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Wednesday, 9 October, 2002, 11:41 GMT 12:41 UK
Southern Africa bids for ivory sale
Zimbabwe ivory auction
Southern African has massive ivory stockpiles
Five Southern African countries have launched a bid to be allowed to sell ivory, despite a ban intended to protect elephants.

They are seeking permission to sell 80 tonnes of ivory, arguing that their game parks have too many elephants and are not at risk of extinction.

Ivory trade
Elephants threatened in East Africa
Large numbers in southern Africa
Ivory prized in Asia
The trade in elephant products was outlawed in 1989, after poaching on a massive scale in the 1960s and 1970s led to a huge decline in elephant numbers in East Africa.

The body which oversees the trade in endangered species is due to consider the southern African proposal in Chile next month.

In 1999, the Convention of the International Trade in Endangered Species (Cites) allowed Botswana, Namibia and Zimbabwe to hold a one-off sale of 60 tonnes of ivory to Japan.

Now, South Africa and Zambia also want to be allowed to sell some of their ivory stockpiles.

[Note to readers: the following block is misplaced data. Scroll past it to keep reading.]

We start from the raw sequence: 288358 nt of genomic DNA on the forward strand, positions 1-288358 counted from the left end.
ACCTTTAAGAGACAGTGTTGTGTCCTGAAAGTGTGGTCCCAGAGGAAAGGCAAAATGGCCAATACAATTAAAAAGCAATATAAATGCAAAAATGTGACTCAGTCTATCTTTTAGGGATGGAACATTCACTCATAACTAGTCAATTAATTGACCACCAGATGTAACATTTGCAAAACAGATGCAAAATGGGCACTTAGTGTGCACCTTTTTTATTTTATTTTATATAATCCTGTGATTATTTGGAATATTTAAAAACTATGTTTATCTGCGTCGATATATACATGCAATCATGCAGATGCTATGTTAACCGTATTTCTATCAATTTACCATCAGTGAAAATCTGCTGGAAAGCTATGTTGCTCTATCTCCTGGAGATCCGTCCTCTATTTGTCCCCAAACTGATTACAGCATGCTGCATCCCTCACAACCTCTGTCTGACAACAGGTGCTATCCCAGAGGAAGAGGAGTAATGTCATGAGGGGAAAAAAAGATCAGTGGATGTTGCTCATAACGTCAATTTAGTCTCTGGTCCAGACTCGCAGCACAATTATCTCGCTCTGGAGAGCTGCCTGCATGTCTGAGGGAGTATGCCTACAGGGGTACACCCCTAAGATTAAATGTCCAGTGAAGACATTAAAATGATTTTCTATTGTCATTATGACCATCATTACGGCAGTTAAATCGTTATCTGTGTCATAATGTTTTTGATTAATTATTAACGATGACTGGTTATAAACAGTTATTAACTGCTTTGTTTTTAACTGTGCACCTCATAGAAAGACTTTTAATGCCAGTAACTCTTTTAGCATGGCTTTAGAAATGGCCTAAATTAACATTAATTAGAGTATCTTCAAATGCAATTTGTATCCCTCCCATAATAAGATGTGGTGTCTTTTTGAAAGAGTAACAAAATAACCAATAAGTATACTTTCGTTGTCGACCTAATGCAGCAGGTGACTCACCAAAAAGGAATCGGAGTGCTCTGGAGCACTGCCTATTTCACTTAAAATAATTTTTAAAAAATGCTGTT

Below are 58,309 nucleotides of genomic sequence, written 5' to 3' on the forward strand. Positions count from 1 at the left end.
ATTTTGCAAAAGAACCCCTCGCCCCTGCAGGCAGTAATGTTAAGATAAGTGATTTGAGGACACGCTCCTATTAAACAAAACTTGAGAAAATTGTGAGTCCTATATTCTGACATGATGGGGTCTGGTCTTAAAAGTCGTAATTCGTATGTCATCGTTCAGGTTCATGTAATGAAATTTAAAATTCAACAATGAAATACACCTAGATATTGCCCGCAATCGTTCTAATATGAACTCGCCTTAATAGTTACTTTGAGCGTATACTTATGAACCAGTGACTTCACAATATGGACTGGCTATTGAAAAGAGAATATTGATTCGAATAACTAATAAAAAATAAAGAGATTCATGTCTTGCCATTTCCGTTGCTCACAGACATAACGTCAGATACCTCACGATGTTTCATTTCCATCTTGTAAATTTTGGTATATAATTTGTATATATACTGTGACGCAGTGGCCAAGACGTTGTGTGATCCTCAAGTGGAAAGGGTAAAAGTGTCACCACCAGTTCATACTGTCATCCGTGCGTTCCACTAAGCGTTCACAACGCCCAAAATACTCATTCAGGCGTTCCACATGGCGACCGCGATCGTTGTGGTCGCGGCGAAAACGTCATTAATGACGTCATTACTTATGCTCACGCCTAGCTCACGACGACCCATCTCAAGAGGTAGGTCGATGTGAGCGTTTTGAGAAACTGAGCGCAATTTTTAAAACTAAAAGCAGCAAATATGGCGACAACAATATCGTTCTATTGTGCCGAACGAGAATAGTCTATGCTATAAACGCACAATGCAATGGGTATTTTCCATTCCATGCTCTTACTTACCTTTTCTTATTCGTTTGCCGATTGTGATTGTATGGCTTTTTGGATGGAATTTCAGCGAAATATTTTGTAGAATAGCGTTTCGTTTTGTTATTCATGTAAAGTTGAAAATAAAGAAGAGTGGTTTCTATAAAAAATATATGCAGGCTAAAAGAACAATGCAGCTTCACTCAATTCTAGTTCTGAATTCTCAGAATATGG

Lobbying

A meeting of the Southern African Development Community (SADC) in the Botswana capital Gaborone agreed to support the bid and step up lobbying outside the region.

However SADC executive secretary Preg Ramsay said that those countries who want to sell ivory should "intensify their law enforcement" to fight poaching.

Ivory on sale in Bangkok
Ivory goods are being sold in Thailand

But Kenya is likely to oppose the move.

It has said the partial resumption of the ivory trade has led to a rise in poaching, threatening its elephant population.

A recent Cites report said that the illegal ivory trade had increased in recent years, after declining in the years from 1994.

African countries are selling ivory to Asia, where it is prized for items such as name seals in Japan and dagger handles in Yemen.

The worst culprits are China, Nigeria, the Democratic Republic of Congo and Thailand, Cites reported.

But the five southern African countries have some 242,000 elephants and say they should not be punished for their sound elephant-protection policies.

They argue that allowing elephants to "pay their way" by selling ivory is actually the best way of ensuring their survival in the long term.

See also:

04 Oct 02 | Asia-Pacific
13 Jun 02 | Asia-Pacific
04 Apr 00 | Africa
17 Apr 00 | In Depth
14 May 02 | Science/Nature
25 Apr 00 | Asia-Pacific
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